Pie-makers plan to relocate to key Melton town centre site
Plans have been unveiled to convert a disused former college building in Melton town centre into a business venue for making and selling pies and running courses to teach pie-making skills.
Brocklebys, which currently operates a popular bakery and farm shop at Asfordby Hill, want to relocate their enterprise to the old Brooksby Melton College annexe, in King Street.
The key site, which is owned by Melton Mowbray Town Estate, has been vacant for several years and a number of proposed alternative uses for it have fallen through, including plans announced in 2015 to transform it into 22 new apartments.
The new application has been made by Brocklebys’ proprietor, Ian Jalland, whose family can trace their local farming roots back 500 years, and who is confident the move would help consolidate Melton’s reputation as the rural capital of food.
A report which has been prepared for the planning application to Melton Borough Council states: “The proposed change of use will permit Brocklebys to re-locate from Asfordby to a prime Melton town centre location.
“The move to Melton town centre will help their continued growth as a major player in the Melton and Leicestershire-based food industry, increase the number of employees and allow the expansion of their training and tourism section to the benefit of both the company and to Melton town.”
The Brocklebys brand was established in 2003, initially trading as a farm shop.
Staff began making pies and production has increased to making up to 10,000 every week, with the company scooping a number of prestigious awards along the way.
Traditional Melton Mowbray pork pies would be made at the new bakery, if approval is granted by the planners, with the company claiming to be the only producer of a ‘free range’ version of the world-renowned pie.
There are no plans to change the external look of the main building, which is on the corner of King Street and Chapel Street.
The ground floor would be used for pie manufacturing, as office space, a small retail area and for pie-making courses.
The first floor of the building, according to the change of use application will be for office space and the storing of packaging materials.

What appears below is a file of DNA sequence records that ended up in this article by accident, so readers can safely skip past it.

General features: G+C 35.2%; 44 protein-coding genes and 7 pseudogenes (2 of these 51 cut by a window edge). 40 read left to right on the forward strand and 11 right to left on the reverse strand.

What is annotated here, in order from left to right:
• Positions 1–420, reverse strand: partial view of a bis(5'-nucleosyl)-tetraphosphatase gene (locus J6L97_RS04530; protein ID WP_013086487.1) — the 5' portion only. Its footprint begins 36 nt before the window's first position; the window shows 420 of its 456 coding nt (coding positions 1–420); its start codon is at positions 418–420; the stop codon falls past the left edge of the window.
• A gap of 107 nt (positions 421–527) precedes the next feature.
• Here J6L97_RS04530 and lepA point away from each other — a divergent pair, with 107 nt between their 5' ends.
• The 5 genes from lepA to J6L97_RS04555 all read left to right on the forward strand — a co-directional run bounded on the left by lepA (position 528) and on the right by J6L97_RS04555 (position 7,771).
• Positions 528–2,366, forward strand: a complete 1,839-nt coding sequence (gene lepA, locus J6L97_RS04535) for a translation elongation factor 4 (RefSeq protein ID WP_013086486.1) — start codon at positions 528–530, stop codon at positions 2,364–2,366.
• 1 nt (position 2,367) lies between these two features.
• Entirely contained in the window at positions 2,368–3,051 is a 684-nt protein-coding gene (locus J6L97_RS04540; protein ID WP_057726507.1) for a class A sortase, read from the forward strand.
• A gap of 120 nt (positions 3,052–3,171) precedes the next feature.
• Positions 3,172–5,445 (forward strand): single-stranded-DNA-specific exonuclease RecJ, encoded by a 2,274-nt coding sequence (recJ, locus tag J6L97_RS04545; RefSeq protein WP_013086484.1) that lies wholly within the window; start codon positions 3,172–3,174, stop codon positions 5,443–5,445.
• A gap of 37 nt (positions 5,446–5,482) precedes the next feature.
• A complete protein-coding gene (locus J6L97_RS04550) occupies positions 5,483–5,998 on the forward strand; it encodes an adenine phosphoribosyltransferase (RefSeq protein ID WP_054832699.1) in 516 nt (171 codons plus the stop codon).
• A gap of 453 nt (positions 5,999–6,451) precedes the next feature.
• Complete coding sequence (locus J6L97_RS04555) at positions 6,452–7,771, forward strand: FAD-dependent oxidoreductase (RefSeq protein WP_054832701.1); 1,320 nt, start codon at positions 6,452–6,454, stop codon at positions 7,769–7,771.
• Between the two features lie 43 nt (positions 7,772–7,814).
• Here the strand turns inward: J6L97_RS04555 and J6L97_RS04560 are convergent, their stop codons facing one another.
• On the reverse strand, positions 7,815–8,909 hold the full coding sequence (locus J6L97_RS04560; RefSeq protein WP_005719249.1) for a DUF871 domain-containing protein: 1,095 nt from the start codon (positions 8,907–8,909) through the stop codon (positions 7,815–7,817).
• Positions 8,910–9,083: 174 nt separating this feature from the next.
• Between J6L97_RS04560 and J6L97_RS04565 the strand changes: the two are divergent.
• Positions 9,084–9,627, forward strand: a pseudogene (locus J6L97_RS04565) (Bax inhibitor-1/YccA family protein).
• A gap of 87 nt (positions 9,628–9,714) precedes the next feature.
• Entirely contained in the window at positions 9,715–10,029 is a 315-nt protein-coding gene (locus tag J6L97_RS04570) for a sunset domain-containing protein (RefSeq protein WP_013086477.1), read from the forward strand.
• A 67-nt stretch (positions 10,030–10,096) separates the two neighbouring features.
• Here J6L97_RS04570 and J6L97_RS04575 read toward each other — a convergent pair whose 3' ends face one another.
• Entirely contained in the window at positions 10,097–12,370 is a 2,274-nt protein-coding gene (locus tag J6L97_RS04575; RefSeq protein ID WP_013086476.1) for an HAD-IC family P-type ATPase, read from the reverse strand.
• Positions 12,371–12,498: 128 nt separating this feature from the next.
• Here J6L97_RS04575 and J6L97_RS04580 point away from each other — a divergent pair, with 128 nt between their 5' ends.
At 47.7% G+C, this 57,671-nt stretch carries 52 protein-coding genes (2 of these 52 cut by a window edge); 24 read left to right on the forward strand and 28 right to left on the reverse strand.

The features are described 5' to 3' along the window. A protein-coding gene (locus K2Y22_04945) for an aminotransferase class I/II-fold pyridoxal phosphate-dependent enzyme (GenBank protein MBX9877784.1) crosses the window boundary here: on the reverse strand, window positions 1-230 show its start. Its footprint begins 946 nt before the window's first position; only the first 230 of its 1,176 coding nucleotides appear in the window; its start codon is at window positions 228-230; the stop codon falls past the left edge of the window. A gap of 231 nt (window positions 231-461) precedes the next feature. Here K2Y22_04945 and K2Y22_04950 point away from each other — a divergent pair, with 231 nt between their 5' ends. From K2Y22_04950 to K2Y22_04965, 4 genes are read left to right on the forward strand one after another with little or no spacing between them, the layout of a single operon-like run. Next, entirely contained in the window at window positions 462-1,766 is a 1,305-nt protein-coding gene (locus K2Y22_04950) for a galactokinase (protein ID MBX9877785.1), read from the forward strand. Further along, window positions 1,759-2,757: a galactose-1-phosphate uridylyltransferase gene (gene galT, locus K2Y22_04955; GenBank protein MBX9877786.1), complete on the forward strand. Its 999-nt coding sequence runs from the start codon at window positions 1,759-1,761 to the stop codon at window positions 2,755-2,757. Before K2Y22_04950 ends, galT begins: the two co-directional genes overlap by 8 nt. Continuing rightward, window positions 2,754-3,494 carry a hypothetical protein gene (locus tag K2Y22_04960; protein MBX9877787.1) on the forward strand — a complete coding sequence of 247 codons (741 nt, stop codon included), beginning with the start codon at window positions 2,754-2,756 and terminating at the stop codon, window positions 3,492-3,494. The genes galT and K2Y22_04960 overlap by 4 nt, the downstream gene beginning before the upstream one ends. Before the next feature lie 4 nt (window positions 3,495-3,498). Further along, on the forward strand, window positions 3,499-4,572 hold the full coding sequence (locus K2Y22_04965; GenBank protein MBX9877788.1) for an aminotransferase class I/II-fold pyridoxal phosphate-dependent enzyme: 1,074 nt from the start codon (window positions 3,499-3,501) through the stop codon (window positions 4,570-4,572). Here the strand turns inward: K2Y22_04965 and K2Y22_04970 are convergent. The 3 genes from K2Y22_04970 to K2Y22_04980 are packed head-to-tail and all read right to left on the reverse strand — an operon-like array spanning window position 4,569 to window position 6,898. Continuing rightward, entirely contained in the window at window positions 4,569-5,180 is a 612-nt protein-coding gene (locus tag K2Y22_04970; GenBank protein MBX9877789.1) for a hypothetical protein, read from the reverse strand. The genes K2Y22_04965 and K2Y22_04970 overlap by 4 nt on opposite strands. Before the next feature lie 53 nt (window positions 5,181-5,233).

Three ‘temporary’ classroom buildings to the north of the site will not be used by Brocklebys and could be demolished eventually by the owners.
An existing car park for 22 vehicles will be used to park the company’s vans, for staff and visitors to the site.
The applicants say there will be no environmental or noise pollution at the site and that the change of use for the former college annexe would not interfere with views of the only nearby listed building, the 19th century United Reform Church.
Brocklebys expect the number of people who will attend their pie-making courses will rise from 140 a week to 340 because of the extra space.
Its ‘Ultimate Pie Making Experience’ won the Leicestershire Promotions Top Tourist Activity award last year.
The business, which visited 2,500 food events and shows every year before the pandemic, uses beef from its own farm cattle for its steaks pies and local produce is used in all of its fillings.
The planning application report adds: “Melton Mowbray is the Rural Capital of Food and Brocklebys, already an important contributor to this, will be able to generate even more support to Melton’s status.
“The whole of Melton Borough is a Food Enterprise Zone and subject to the ‘Food and Farming’ local development order.
“Brocklebys brings the two major factors of these together in that the applicants’ family farm and other local farms produce products used by the business within the pie-making enterprise.
“This proposed relocation to a Melton town centre location will encourage tourism, provide employment, training and hopefully apprentice placements.”